Religion and the Struggle for State Power in Nigeria
Throughout its history, Nigeria has been plagued by religious divisions. Tensions have only intensified since the restoration of democracy in 1999, with the divide between Christian south and Muslim north playing a central role in the country’s electoral politics, as well as manifesting itself in the religious warfare waged by Boko Haram.
Through the lens of Christian–Muslim struggles for supremacy, Ebenezer Obadare charts the turbulent course of democracy in the Nigerian Fourth Republic, exploring the key role religion has played in ordering society. He argues the rise of Pentecostalism is a force focused on appropriating state power, transforming the dynamics of the country and acting to demobilize civil society, further providing a trigger for Muslim revivalism.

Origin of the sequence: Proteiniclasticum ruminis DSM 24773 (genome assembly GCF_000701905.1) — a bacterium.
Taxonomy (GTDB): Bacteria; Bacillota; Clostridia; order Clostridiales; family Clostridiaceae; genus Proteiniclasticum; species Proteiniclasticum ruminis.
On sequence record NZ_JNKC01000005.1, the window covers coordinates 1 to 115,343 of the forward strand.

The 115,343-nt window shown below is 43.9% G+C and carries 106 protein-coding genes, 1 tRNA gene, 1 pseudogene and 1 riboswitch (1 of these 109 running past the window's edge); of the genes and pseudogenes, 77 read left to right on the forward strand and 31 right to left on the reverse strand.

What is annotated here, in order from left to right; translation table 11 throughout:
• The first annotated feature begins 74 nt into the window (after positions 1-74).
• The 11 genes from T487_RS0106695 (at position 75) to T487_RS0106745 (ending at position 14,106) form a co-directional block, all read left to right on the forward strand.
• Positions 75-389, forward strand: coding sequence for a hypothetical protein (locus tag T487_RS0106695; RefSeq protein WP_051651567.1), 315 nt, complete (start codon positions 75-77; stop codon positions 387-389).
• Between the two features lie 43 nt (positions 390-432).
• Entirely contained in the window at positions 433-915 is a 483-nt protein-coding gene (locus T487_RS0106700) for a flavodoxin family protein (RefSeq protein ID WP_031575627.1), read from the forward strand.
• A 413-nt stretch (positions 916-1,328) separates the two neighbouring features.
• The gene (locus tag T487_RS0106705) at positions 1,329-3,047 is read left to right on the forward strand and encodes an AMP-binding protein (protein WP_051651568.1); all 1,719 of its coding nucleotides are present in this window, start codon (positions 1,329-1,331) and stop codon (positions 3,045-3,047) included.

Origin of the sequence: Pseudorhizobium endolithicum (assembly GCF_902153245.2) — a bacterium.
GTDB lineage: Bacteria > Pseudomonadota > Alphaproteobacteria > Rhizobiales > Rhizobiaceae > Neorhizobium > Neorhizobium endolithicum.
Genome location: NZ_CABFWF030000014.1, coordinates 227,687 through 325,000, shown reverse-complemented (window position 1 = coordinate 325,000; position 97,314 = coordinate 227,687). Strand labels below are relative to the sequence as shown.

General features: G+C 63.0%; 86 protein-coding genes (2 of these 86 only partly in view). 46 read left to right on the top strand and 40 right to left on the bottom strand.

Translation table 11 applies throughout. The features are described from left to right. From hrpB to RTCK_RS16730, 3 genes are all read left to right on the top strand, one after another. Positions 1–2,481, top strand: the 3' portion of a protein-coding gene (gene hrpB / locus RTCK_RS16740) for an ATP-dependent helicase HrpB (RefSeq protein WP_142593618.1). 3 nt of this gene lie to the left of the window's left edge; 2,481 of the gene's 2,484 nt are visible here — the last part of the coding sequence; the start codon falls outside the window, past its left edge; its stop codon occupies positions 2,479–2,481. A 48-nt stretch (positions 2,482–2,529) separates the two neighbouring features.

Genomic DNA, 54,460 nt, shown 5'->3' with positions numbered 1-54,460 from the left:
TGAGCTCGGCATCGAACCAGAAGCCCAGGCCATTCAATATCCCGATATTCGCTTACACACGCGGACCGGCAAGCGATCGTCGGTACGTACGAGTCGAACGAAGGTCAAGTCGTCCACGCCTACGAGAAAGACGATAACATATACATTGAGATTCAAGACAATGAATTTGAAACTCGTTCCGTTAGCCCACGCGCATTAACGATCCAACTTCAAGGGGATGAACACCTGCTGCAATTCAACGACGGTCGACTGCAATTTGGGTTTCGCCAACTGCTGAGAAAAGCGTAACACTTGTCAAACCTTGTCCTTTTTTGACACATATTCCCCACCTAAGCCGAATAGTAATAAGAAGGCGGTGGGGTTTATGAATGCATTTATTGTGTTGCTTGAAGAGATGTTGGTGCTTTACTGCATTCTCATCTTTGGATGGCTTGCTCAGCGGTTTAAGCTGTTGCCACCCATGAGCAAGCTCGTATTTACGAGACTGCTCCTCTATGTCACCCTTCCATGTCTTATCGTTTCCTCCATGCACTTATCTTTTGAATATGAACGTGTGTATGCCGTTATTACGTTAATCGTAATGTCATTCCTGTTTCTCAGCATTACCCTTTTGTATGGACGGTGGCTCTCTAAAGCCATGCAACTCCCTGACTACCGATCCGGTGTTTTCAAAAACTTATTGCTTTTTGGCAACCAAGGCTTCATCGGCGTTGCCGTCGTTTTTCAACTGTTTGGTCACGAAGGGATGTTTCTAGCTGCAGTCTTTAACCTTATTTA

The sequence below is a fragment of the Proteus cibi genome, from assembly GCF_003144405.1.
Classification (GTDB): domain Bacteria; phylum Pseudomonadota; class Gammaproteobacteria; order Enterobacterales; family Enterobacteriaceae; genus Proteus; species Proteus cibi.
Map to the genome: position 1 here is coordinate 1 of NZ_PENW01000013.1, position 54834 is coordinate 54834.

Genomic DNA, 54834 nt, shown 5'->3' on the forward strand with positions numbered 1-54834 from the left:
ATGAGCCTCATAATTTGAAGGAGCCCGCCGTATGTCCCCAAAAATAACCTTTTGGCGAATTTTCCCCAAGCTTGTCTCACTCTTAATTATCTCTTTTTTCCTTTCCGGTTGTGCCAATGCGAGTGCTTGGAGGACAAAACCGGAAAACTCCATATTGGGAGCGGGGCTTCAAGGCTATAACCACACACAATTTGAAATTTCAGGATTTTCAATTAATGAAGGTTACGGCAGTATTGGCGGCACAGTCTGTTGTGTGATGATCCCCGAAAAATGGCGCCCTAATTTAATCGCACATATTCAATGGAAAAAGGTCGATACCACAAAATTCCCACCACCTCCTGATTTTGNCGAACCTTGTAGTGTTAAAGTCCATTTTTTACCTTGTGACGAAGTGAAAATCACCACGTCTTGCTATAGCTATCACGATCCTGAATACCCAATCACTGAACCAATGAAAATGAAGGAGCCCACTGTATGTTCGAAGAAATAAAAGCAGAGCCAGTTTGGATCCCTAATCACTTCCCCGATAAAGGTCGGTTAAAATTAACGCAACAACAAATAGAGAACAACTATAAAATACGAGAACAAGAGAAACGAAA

Covering events of recent decades to the election of Buhari, Pentecostal Republic shows that religio-political contestations have become integral to Nigeria’s democratic process, and are fundamental to understanding its future.